US Federal Reserve Faces Critical Interest Rate Decision Amidst Inflation Concerns

Today, the US Federal Reserve is set to make a crucial decision regarding interest rates. Market expectations, despite recent negative surprises in US inflation data, suggest that the Fed will opt to maintain the current interest rate range of 5.25-5.5% until the year’s end. However, the likelihood of a rate cut is diminishing.

Is there a possibility of an interest rate hike today?

Last week, the US consumer price index revealed a higher-than-expected annual inflation rate of 3.7%. While the index indicated that core components were moderating, the core index still stands at over 4%, significantly exceeding the Fed’s inflation target of an average of 2%.

Surprisingly, despite these ongoing price increases, the probability of an interest rate hike by the Fed this Wednesday is almost negligible, as indicated by the CME website, which gauges the likelihood of such an event. Furthermore, following the release of the inflation data, the probability of an interest rate hike later this year has decreased.

Dodi Reznik, an interest rate strategist at Bank Leumi, believes that the market is now pricing in almost zero chance of an interest rate increase. He suggests, “The Fed typically avoids surprises in such situations, and I would be extremely surprised if they decide to raise interest rates.” According to a Goldman Sachs review from last week, the era of interest rate hikes by the Fed has likely concluded.

Are interest rate hikes truly over?

Federal Reserve officials consistently emphasize that data will guide their interest rate decisions at each meeting. Therefore, statements made by Fed Chairman Jerome Powell after the decision will hold significant weight regarding the bank’s continued hawkish stance or a shift toward a more dovish approach to monetary policy.

Uri Greenfeld, Chief Strategist at Psagot, notes that the Fed is beginning to see signs of inflationary factors easing: “The index produced a negative surprise, but the core index continues to slow down. The Fed recently stated that private consumers had exhausted their savings from the COVID-19 period, suggesting a slowdown in private sector consumption.” Greenfeld, who anticipates no further interest rate increases, posits that although core indices remain high, they are expected to continue declining in the future. “When the Fed makes a decision, it expects to see a change about a year later. Due to market time lags, the Fed perceives the affirmative, the moderation, and the upward trends.”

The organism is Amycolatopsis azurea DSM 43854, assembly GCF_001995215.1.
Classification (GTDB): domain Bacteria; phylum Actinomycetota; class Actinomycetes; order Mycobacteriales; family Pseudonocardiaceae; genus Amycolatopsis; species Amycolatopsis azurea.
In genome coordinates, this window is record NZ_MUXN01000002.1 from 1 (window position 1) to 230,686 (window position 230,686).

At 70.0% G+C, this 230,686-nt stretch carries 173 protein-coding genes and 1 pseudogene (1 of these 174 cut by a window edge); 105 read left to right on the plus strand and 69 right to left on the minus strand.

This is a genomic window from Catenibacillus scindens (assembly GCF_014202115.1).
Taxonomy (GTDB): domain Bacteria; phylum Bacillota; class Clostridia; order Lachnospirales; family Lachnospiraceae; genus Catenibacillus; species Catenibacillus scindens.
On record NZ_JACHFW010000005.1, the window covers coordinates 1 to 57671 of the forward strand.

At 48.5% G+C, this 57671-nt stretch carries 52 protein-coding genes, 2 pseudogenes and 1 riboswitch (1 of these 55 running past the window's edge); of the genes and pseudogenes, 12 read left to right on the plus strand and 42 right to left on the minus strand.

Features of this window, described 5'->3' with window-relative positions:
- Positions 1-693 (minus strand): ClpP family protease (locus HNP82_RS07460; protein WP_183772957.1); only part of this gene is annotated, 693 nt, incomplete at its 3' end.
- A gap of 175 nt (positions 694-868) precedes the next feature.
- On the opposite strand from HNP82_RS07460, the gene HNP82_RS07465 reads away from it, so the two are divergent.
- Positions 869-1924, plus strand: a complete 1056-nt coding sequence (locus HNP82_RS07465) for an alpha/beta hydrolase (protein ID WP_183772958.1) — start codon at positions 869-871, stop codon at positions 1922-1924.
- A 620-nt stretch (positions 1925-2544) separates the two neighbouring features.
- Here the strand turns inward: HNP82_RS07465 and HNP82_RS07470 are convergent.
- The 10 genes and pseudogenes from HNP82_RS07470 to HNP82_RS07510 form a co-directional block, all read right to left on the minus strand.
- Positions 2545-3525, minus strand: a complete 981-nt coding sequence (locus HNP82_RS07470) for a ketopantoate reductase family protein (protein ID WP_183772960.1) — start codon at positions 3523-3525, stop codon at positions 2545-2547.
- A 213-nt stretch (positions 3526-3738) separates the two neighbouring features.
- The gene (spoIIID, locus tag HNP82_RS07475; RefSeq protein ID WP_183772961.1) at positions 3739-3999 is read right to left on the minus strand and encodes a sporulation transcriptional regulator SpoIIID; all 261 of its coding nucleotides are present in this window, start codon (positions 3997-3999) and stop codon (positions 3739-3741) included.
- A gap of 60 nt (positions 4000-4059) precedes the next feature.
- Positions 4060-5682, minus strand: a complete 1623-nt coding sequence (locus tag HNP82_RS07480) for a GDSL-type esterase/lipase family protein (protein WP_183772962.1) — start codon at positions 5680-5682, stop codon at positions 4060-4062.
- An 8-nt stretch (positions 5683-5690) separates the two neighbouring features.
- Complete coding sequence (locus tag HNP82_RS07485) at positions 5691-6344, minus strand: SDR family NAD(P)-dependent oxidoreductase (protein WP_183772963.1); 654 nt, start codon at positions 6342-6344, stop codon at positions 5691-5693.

On the other hand, Reznik points out that US data increases the likelihood that the Fed will continue raising interest rates later this year: “The likelihood of another interest rate increase is not low. The Fed wishes to see continued inflation moderation and will adjust interest rates less frequently as circumstances warrant.” Reznik adds that if energy prices continue to rise, preventing inflation moderation, the probability of further interest rate hikes will increase.

David Benjaminov, a research analyst at Global X, estimates that “given the robust data in the US market, the Fed will likely opt to raise interest rates by a quarter percentage point at the next meeting in November.” Benjaminov believes that the market is underestimating the probability of further interest rate hikes, with a 35% chance of an increase in November. “We anticipate that Chairman Powell will express a hawkish stance at this week’s meeting,” he concludes.

Bank of America also anticipates that the Fed will need to raise interest rates once more before the end of the year. The bank’s report underscores central bank officials’ concerns about a potential resurgence of inflation, particularly in light of the strong economic activity in the US.

What about medium and long-term interest rates?

Although the conclusion of the interest rate hike cycle appears imminent, the Fed is likely to maintain high interest rates for an extended period as it continues to combat inflation. Forecasts indicate that interest rates will remain elevated, placing a burden on consumers for an extended duration. Reznik points out that these forecasts have steadily shifted throughout the year. “At the beginning of 2023, we expected interest rate decreases and monetary easing to commence towards the end of the year. Later, it appeared this might happen in early 2024. Now it seems interest rate cuts may not occur until the middle of next year or even later, around June or July.”

Goldman Sachs anticipates interest rate cuts will only commence in the second quarter of 2024. Furthermore, the forecasts of major banks suggest that even when the Fed begins to lower interest rates, it will maintain them at higher levels even as inflation moderates. Goldman predicts that interest rates, when they eventually decrease, will hover around 3%, while Bank of America notes that the expected median interest rate for 2024 has risen to 4.875% from previous forecasts. The bank underscores the increased risks associated with even higher predicted interest rates.

What does this mean for Israel?

In Israel, the latest price index indicates an uptick in inflation, with recent data surpassing economists’ expectations at 4.1%. However, there is still more than a month until the next interest rate meeting of the Bank of Israel’s monetary committee on October 23, leaving room for additional data to influence deliberations.

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